So I usually just imagine small towns in Ohio.

Posted by zippy at 4:13 PM

April 20, 2004

They exist (and so do I)

It's strange, how you can consider a day or the last week and think 'I haven't had time to write at all' which is completely untrue - and yet it still seems as if the week was busy...

I find excuses to be outside now, in the hot air & sun, whereas I've spent the last months exploring the insides of my rented rooms. Most appealing to me is the sensation of existing inside and outside interchangeably. There is no shock to my skin when I walk outside, and I feels less detached from the comfort I've just left behind.


On another note...can guide ponies really exist? Apparently, and cater to people with various types of blindness, especially "blind equestrians who ride large horses." I only half believed it but then I learned they are actually called guide horses.


Posted by zippy at 10:27 PM

April 11, 2004

Weekend of Frank Lloyd Wright

More accurately, the day of Frank Lloyd Wright...yesterday was the day of driving to the luxurious & cozy surroundings of the Scarsdale B&B in West Newton, PA, where we walked in the nearby cemetary as darkness fell and drove over the Monongahela River for a late dinner.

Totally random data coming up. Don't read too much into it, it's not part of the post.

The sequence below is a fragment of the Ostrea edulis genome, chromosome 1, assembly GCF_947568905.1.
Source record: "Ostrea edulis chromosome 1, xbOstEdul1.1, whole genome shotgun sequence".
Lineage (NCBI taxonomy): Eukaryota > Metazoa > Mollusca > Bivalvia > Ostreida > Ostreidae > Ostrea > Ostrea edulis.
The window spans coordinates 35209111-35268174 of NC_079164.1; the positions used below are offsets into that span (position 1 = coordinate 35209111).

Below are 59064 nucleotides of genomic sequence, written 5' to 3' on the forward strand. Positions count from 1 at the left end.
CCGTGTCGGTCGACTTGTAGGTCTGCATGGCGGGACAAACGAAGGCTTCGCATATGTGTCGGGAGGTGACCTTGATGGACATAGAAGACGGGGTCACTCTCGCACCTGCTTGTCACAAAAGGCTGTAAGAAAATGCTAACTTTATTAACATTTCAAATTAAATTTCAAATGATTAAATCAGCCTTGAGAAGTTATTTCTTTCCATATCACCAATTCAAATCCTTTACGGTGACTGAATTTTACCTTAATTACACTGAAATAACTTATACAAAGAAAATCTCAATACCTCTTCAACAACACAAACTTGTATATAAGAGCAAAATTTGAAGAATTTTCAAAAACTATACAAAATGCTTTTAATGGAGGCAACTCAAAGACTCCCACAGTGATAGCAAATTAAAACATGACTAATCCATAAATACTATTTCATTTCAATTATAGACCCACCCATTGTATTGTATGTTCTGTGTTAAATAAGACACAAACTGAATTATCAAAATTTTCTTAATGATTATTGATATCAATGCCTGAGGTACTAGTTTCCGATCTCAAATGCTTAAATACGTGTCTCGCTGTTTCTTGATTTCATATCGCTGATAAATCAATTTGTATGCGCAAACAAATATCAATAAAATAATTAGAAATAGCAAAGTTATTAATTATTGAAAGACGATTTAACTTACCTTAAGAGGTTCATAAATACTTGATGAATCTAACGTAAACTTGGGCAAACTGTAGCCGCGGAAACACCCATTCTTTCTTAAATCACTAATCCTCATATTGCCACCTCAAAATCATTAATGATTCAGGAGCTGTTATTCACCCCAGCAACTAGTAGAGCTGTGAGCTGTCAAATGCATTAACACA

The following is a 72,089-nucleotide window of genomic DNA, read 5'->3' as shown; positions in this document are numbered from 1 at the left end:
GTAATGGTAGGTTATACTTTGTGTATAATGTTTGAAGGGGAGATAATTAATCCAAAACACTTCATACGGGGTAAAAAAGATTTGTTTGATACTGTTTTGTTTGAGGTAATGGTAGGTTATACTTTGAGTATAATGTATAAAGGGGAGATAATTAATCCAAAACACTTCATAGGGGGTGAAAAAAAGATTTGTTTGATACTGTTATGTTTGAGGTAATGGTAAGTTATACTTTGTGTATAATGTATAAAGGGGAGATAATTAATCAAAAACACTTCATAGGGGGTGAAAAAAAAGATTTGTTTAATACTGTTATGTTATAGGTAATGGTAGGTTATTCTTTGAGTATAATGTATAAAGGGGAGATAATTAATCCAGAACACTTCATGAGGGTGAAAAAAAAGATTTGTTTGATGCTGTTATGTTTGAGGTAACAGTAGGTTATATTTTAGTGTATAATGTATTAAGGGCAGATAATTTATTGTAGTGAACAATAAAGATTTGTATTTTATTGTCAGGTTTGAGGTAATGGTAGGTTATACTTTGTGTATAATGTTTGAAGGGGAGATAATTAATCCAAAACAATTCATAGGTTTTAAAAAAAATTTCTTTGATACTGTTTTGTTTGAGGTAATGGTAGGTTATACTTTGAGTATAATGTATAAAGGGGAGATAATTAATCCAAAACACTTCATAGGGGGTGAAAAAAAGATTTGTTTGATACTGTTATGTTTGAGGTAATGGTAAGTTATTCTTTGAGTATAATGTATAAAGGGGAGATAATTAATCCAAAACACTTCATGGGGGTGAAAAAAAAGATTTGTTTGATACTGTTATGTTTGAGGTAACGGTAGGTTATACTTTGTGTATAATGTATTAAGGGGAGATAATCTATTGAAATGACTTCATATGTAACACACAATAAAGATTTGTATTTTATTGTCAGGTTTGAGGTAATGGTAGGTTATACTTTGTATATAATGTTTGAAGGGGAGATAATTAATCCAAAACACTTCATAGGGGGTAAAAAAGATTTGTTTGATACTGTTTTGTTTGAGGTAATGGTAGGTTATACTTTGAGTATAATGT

Our appointment at Fallingwater was for 1 p.m. - however, over an Easter Sunday breakfast of pecan/banana/maple syrup French toast, our fellow guests told us if we did Fallingwater, we HAD to check out Kentuck Knob, which photos cannot do justice. Fallingwater was stunning, especially where a staircase led down from the house to a platform inches above the rushing water. The tour was more of an exploration of the personalities who occupied the house and the exactness which F.L.W. demanded in both the construction and the actual lives of those housed in his finished masterpiece. We had about a dozen in our group, and the tour moved along at a good pace, touching lightly on the artifacts inside (although I did catch a glimpse of two framed music manuscripts, one from 1590, and one that appeared to be signed by Bach at the top).